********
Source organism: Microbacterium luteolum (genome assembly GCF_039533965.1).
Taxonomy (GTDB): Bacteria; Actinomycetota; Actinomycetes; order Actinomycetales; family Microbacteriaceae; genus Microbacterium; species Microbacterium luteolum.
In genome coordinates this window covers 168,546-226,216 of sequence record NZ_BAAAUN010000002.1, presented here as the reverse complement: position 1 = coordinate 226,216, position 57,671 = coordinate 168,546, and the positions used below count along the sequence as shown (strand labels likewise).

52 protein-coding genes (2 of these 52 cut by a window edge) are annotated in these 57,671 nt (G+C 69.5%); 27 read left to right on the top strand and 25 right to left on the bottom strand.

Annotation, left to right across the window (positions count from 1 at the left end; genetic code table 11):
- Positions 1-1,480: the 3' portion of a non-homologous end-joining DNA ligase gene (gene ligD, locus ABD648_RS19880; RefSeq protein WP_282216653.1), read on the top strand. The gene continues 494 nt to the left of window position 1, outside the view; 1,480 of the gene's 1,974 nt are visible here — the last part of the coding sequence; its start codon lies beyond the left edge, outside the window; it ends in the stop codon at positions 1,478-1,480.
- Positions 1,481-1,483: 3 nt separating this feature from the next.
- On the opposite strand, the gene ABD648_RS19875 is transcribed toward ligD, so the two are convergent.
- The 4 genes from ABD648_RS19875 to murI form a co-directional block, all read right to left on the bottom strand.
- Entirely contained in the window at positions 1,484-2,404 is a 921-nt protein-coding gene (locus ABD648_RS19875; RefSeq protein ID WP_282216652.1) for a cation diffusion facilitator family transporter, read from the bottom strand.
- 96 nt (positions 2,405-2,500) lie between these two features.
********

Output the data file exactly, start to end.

Source organism: Microbacterium luteolum (genome assembly GCF_039533965.1).
Taxonomy (GTDB): Bacteria; Actinomycetota; Actinomycetes; order Actinomycetales; family Microbacteriaceae; genus Microbacterium; species Microbacterium luteolum.
In genome coordinates this window covers 168,546-226,216 of sequence record NZ_BAAAUN010000002.1, presented here as the reverse complement: position 1 = coordinate 226,216, position 57,671 = coordinate 168,546, and the positions used below count along the sequence as shown (strand labels likewise).

52 protein-coding genes (2 of these 52 cut by a window edge) are annotated in these 57,671 nt (G+C 69.5%); 27 read left to right on the top strand and 25 right to left on the bottom strand.

Annotation, left to right across the window (positions count from 1 at the left end; genetic code table 11):
- Positions 1-1,480: the 3' portion of a non-homologous end-joining DNA ligase gene (gene ligD, locus ABD648_RS19880; RefSeq protein WP_282216653.1), read on the top strand. The gene continues 494 nt to the left of window position 1, outside the view; 1,480 of the gene's 1,974 nt are visible here — the last part of the coding sequence; its start codon lies beyond the left edge, outside the window; it ends in the stop codon at positions 1,478-1,480.
- Positions 1,481-1,483: 3 nt separating this feature from the next.
- On the opposite strand, the gene ABD648_RS19875 is transcribed toward ligD, so the two are convergent.
- The 4 genes from ABD648_RS19875 to murI form a co-directional block, all read right to left on the bottom strand.
- Entirely contained in the window at positions 1,484-2,404 is a 921-nt protein-coding gene (locus ABD648_RS19875; RefSeq protein ID WP_282216652.1) for a cation diffusion facilitator family transporter, read from the bottom strand.
- 96 nt (positions 2,405-2,500) lie between these two features.